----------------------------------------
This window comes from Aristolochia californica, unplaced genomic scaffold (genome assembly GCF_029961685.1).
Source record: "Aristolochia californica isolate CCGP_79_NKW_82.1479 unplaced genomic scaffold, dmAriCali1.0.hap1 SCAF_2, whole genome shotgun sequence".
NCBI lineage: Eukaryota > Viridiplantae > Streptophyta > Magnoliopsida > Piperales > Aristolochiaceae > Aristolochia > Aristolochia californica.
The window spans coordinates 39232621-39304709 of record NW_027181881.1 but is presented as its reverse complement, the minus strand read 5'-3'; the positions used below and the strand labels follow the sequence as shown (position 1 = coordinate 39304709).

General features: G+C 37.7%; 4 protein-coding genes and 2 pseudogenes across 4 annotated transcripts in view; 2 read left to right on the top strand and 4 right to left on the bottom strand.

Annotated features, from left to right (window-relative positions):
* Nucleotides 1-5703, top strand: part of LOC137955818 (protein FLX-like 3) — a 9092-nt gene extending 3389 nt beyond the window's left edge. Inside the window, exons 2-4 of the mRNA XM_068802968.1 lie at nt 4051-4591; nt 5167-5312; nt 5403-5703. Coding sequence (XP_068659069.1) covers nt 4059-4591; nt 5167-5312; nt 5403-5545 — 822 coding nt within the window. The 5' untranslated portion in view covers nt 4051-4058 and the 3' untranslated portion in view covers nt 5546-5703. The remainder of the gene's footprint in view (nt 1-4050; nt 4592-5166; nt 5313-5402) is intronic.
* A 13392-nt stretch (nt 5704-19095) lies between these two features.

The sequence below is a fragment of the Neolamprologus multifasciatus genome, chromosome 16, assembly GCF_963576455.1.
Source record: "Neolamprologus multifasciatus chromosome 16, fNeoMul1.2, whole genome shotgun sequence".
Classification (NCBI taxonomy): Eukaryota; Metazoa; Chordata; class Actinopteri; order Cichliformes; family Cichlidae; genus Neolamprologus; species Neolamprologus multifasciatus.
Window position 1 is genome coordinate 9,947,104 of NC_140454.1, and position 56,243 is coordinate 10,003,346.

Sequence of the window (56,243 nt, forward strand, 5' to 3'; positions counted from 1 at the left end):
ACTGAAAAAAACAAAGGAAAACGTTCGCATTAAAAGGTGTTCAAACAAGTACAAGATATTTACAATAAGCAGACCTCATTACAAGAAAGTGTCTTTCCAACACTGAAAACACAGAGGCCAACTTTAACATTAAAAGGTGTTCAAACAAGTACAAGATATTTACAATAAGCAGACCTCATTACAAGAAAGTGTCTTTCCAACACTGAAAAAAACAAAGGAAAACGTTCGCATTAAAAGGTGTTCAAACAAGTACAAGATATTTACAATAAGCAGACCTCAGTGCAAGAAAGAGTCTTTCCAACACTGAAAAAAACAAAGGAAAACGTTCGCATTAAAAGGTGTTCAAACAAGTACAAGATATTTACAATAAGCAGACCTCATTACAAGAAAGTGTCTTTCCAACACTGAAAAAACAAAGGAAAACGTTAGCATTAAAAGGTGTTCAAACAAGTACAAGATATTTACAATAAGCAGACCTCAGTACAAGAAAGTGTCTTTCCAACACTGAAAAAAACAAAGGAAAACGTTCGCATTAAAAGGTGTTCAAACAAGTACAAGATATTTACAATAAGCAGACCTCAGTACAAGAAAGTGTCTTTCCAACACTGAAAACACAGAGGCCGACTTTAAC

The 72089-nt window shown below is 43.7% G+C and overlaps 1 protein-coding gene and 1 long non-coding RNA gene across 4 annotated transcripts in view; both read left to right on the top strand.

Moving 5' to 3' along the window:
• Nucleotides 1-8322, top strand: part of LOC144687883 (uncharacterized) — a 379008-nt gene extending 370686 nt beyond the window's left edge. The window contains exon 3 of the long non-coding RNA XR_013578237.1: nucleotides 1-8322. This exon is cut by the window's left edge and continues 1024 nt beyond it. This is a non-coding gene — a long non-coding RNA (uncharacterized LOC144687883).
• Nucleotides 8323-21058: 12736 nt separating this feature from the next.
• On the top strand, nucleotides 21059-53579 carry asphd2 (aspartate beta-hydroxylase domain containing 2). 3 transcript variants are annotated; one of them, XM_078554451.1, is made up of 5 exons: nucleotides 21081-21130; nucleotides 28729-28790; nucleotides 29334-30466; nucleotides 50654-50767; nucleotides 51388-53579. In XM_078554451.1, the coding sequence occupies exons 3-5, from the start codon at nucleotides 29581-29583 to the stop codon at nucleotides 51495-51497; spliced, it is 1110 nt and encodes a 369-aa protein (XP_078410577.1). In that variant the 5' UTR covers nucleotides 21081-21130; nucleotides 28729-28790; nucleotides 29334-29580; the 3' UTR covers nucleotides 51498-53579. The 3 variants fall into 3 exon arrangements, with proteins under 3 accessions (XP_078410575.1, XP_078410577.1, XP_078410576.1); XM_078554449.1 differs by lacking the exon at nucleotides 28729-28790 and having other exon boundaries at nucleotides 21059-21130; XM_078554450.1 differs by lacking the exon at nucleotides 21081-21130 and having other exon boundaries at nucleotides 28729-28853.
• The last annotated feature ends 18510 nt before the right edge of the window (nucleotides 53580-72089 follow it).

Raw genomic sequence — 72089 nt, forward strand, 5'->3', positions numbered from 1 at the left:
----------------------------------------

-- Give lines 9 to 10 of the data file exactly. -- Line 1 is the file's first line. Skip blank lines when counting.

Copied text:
The sequence below is a fragment of the Neolamprologus multifasciatus genome, chromosome 16, assembly GCF_963576455.1.
Source record: "Neolamprologus multifasciatus chromosome 16, fNeoMul1.2, whole genome shotgun sequence".